The pitching duel lived up to the hype, with neither team scoring through the first seven innings. But in the top of the eighth inning, the Braves mounted a challenge. With veteran speedster Lonnie Smith on first base and 1991 National League Batting MVP Terry Pendleton at the plate, Braves skipper Bobby Cox called for the hit-and-run. Pendleton drove the ball into the gap for a double. Smith hesitated while rounding second base, however, and ended up on third instead of scoring.
Morris then settled down and worked out of the jam, getting the final two outs as Atlanta first baseman Sid Bream grounded into a double play, stranding Smith on third in what turned out to be a huge missed opportunity by Atlanta.
Smoltz was removed from the game in the bottom of the eighth inning after scattering just six hits and striking out four, and more importantly, keeping the score knotted at 0-0.
Morris soldiered on as the game remained scoreless through the ninth. As the game entered the top of the tenth inning (which was the third game of the Series to reach extra innings), Jack Morris returned to the mound and set the Braves down in order. The 18-game winner had now thrown, unbelievably, 10 innings without giving up a run. But he'd thrown 126 pitches on just three days rest. The odds of him continuing for an 11th frame were mighty slim.
He wouldn't need to. In the bottom half of the tenth inning, Twins' left fielder Dan Gladden doubled off Atlanta reliever Alejandro Pena to lead off the inning. American League Rookie of the Year Chuck Knoblauch then bunted Gladden over to third. Bobby Cox then moved the outfielders in, hoping that they could field a short fly ball and throw out Gladden if he tried to tag up. But pinch-hitter Gene Larkin launched a shot over the drawn-in outfield. Gladden jogged home and jumped on the plate as he was stormed by his teammates.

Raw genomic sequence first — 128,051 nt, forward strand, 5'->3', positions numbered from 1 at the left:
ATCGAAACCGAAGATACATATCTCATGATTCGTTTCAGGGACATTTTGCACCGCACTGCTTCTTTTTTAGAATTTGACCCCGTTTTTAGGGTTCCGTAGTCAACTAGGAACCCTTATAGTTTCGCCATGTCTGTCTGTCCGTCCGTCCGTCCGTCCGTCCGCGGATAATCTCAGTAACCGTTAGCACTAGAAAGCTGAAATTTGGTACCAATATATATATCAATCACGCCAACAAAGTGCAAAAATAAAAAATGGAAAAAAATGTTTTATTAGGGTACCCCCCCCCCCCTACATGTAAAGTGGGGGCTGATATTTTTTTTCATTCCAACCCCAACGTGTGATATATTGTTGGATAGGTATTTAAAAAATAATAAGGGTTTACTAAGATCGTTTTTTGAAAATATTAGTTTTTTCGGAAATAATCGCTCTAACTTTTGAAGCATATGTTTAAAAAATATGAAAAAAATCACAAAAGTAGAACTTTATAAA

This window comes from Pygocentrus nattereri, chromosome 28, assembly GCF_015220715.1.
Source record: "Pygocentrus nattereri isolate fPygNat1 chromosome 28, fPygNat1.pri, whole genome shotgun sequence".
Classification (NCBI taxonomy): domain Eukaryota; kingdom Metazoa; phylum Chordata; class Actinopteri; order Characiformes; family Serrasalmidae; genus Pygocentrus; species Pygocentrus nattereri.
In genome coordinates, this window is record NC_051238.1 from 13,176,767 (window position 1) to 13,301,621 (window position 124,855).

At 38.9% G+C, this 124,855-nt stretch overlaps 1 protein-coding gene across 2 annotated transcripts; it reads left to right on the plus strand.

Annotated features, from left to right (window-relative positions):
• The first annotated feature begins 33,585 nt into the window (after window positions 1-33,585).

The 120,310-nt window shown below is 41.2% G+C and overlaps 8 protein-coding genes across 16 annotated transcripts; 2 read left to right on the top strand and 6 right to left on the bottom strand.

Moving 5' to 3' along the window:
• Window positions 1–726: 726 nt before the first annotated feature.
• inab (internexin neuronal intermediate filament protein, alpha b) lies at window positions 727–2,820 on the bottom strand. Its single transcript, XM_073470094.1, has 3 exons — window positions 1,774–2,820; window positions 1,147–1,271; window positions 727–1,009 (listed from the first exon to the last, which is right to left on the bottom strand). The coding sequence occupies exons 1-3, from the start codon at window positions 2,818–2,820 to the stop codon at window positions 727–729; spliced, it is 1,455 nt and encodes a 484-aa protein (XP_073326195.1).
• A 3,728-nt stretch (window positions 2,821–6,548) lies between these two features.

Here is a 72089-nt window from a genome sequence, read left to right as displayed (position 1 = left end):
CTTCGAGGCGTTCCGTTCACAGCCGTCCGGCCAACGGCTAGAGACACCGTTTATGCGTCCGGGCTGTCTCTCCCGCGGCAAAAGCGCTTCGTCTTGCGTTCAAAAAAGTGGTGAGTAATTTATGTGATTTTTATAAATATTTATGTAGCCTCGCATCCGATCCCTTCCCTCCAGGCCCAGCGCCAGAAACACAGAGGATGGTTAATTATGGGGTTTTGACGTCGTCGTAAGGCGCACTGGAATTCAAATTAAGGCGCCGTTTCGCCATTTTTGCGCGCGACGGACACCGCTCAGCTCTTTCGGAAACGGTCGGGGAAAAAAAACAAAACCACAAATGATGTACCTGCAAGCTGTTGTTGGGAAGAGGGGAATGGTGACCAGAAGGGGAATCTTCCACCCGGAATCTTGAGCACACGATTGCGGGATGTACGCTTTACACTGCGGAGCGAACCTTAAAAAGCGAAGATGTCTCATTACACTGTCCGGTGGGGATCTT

The game and the Series were over. The Twins had won the World Championship and Jack Morris had completed his second win of the series, with a 10 Inning shutout. A masterpiece of Herculean proportions.
That’s the stuff that legends are made of. Although it is merely one reason that Morris belongs in the Hall of Fame, as documented above, the career speaks for itself.
Gone are the days of 300 win careers. With five-man rotations, pitchers just won’t start enough games to reach that plateau anymore. If the voters can’t look past Morris not reaching that mark, maybe they need to realize that starting pitching, in the future, will go the way of the dinosaur in terms of the Hall of Fame. There has to be more to it than just a magic (300) number. If someone is a top five pitcher for over a ten year period, with a history of big games in the postseason, and the winningest pitcher in the 1980s, with unmatched durability ... if he just happened to be from an east coast team (i.e.: Yankees or Red Sox), the Chicago White Sox, Cubs, or the L.A. Dodger, he would most certainly had already been enshrined.
Jack Morris is a Hall of Famer in my book.
The official box score for Game 7 of the 1991 World Series:
2009 Hall of Fame Candidates: